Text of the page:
# Is there a simple way of deriving Lorentz transformation?

1. Mar 21, 2013

### dailin223

Is there a simple way of deriving Lorentz transformation?
I don't find the typical derivations in text book so convincing, which seems to use too many intuitive postulations...

2. Mar 21, 2013

### bobc2

Last edited: Mar 21, 2013
3. Mar 21, 2013

### strangerep

SR can be derived without the Light Postulate (i.e., without assuming the speed light is a universal constant in any inertial frame). But a lot more math ability is needed to grind through the derivation.

IOW, we merely introduce the concept of an inertial observer (who feels no acceleration, and can set up a Euclidean coordinate system). Then the Relativity Postulate -- that the laws of physics are identical in all inertial frames -- implies the Lorentz transformations (together with translations in space and time, and uniform dilations), together with the (possible) existence of a constant limiting speed, whose value must be determined experimentally.

But there's some serious math to grind through to get there.

In contrast, the Light Postulate simplifies the math considerably, hence tends to appear more often in textbooks.

So it's a bit of a tradeoff between the nonintuitive Light Postulate vs some heavy math using only the (imho, quite intuitive) Relativity Postulate.

Last edited: Mar 21, 2013
4. Mar 21, 2013

### bcrowell

Staff Emeritus
I disagree. Two counterexamples:

http://arxiv.org/abs/physics/0302045
http://www.lightandmatter.com/html_books/lm/ch23/ch23.html#Section23.1 [Broken]

The latter is my own presentation. Some straightforward algebra details are relegated to a homework problem.

Last edited by a moderator: May 6, 2017
5. Mar 21, 2013

### strangerep

Umm, you quoted 3 of my sentences. Which one(s) do you disagree with?
That paper by Pal has a few problems/deficiencies. He relies early on rigid rods, etc, to get linear transformations. Such a motivation is only intuitive at ordinary lab scales, but less so on the very small and very large scales. Later, his argument about the sign of $K = \pm 1/c^2$ is rather weak. Also, for the argument to be complete, one should thoroughly analyze the properties of a body in the limit as its velocity relative to an observer approaches $c$, and show that they coincide with observed properties of light.
I haven't read that before, so I'll do that before replying. (BTW, has that been refereed? -- I'm wondering about the PF rules...)

Edit: Ok, I've read it. I see you rely on a principle that time depends on the observer's state of motion. This is a nonintuitive postulate -- which you justify by appeal to experiment. OK, that's another way of reaching the result, I guess. Personal tastes differ.

Last edited by a moderator: May 6, 2017
6. Mar 21, 2013

### Staff: Mentor

It might help if you could tell us which postulates/assumptions you find troublesome. It would be a shame if we were to point you at one the derivations that you don't like; better to identify what you don't like so that we can avoid it or justify it.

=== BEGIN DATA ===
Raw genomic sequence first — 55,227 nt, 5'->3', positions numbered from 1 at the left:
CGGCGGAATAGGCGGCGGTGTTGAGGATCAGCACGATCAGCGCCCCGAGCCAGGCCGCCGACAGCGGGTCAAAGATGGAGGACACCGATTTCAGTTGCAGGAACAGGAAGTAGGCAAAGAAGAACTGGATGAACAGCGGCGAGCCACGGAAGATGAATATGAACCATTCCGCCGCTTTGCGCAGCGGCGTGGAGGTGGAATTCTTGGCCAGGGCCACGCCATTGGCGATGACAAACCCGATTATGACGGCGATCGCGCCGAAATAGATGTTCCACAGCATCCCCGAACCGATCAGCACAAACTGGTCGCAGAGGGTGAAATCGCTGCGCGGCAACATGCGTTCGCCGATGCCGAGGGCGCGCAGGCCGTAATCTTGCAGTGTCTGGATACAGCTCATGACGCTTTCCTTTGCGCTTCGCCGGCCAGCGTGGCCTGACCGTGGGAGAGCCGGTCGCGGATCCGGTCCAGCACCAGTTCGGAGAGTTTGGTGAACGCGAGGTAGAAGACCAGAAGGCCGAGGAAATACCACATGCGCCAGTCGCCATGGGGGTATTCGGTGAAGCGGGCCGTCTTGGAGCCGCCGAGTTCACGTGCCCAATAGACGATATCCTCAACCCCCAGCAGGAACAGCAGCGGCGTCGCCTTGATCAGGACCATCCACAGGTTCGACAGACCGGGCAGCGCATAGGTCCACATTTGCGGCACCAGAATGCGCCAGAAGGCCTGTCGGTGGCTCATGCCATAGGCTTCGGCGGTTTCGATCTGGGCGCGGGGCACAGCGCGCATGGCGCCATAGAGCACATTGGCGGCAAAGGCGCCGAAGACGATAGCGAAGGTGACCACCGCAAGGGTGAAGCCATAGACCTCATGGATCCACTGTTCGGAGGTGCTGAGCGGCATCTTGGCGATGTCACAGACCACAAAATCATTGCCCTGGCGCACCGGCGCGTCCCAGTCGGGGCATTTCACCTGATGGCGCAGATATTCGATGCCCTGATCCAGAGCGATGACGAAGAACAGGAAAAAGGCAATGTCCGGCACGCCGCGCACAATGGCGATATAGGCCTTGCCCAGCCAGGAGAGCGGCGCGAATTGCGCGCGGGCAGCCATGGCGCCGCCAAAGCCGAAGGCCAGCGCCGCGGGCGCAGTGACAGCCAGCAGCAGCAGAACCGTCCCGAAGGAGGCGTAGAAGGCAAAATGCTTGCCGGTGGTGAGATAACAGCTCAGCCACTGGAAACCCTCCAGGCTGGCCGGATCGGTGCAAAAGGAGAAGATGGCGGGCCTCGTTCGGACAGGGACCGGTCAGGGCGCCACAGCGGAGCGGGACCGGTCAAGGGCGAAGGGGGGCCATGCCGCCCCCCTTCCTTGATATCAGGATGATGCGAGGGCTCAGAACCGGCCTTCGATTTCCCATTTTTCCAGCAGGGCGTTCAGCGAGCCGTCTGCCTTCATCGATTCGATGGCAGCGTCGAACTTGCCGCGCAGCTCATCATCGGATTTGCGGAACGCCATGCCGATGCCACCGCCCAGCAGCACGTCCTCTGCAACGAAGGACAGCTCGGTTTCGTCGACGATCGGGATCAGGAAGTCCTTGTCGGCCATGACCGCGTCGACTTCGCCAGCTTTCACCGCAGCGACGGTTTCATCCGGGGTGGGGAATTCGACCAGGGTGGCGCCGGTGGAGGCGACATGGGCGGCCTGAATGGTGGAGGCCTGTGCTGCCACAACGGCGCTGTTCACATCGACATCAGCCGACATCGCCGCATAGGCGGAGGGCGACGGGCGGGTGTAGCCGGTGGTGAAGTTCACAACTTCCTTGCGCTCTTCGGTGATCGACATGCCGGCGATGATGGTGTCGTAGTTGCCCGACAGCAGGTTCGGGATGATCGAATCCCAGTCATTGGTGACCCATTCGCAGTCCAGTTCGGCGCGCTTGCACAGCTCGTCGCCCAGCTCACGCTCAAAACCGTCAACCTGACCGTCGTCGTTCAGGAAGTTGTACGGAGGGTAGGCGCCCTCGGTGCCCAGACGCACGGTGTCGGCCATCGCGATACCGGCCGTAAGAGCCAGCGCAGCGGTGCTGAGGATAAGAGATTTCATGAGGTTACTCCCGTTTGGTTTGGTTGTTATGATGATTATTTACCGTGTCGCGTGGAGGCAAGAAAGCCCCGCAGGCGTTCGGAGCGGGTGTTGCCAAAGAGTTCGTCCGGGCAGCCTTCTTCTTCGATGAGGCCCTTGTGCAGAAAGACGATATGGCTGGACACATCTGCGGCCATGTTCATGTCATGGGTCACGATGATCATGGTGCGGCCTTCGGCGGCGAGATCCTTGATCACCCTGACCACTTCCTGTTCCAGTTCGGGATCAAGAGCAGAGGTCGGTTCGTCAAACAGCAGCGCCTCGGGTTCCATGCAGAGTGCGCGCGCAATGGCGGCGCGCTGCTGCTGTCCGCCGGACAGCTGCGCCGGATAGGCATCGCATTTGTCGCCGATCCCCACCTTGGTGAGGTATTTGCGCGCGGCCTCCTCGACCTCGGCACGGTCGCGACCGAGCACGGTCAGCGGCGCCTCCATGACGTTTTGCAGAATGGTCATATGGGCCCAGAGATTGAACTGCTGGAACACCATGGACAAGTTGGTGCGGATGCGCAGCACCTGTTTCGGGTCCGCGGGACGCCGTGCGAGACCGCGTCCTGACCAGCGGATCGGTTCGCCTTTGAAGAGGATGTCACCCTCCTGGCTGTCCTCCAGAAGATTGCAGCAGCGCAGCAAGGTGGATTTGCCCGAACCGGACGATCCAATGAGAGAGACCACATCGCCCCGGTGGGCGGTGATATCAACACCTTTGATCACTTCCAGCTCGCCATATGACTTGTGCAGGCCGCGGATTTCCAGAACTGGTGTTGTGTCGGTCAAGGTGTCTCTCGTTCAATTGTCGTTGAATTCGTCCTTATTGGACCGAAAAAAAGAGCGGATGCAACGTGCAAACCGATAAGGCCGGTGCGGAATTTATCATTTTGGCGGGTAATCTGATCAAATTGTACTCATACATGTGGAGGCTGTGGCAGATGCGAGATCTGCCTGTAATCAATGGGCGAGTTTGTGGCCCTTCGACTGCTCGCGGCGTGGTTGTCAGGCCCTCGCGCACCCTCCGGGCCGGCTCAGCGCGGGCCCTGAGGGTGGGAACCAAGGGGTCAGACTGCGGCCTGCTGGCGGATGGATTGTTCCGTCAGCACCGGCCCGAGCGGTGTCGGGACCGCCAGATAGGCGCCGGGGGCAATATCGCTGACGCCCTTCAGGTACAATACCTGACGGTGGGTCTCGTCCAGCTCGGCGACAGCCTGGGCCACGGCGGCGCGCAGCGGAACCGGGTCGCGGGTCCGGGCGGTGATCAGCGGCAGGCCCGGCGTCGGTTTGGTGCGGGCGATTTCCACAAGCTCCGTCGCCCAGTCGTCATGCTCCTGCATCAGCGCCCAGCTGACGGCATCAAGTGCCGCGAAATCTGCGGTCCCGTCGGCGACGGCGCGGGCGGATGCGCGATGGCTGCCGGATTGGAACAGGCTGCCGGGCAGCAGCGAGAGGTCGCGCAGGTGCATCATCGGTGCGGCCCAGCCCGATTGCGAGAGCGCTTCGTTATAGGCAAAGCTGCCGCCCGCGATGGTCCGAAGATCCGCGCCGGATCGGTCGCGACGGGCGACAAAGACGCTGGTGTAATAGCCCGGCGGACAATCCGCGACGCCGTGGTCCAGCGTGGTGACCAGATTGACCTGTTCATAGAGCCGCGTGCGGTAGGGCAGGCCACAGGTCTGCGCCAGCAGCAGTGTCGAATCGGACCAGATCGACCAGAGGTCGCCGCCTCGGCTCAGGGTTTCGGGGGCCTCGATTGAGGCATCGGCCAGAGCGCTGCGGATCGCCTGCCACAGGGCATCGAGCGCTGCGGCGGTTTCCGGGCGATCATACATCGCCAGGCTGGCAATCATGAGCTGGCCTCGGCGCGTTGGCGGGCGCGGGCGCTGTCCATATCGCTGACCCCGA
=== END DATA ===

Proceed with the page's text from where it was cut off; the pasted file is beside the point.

7. Mar 22, 2013

### dailin223

I read several derivations, and every one of them involves using light signals find the coefficients of Lorentz Transformation, is there a derivation not referring to light signals...

8. Mar 22, 2013

### strangerep

What level of math are you comfortable with?

E.g., are you comfortable with the math in the paper by Palash Pal that Ben referenced earlier? I.e., http://arxiv.org/abs/physics/0302045

9. Mar 22, 2013

### Staff: Mentor

There are, but in many ways they are more complex, less intuitive, and less directly connected to the physical situation that we're analyzing. Light signals show up in the physical derivations of the Lorentz transform because of Einstein's second postulate about the constancy of the speed of light.

So I think your question may be: Why are we so willing to accept this postulate?
There are two reasons:
1) It is supported by experiment and observation; it seems the world really does work this way.
2) The simplest interpretation of Maxwell's laws of electricity and magnetism suggest that electromagnetic radiation, aka light, should behave this way. (There are other ways of interpreting these equations, but they end up making additional assumptions and get more and more unwieldy as we try to reconcile them with experimental observations).

10. Mar 22, 2013

### Histspec

One can also derive it directly from the following experimental results, as shown by HP Robertson and others:
http://en.wikipedia.org/wiki/Test_theories_of_special_relativity

*The Michelson-Morley experiment demonstrates the direction independence of the speed of light with respect to a preferred frame.

*The Kennedy-Thorndike experiment demonstrates the independence of the speed of light on the velocity of the apparatus with respect to a preferred frame.

*The Ives-Stilwell experiment demonstrates the relativistic Doppler effect, and thus the relativistic time dilation.

If you combine those results, you arrive at effects like time dilation and length contraction, as well as the complete Lorentz transformation.

11. Mar 22, 2013

### bcrowell

Staff Emeritus
I gave two counterexamples in #4.

12. Mar 22, 2013

### dailin223

Thank you guys so much, I really appreciate Ben's ref. of Pal's paper!

13. Mar 23, 2013

### haael

The one I like most is:
$\Lambda \Lambda g = g$
Where 'g' is the Minkowski metric. This basically states: "Lorentz transformation is an isometry of a 4-dimensional flat space with 3 spatial dimensions and 1 time dimension."

14. Mar 23, 2013

### strangerep

And you declined to respond to my post #5. (A discussion has to be 2-way in order to be a discussion.)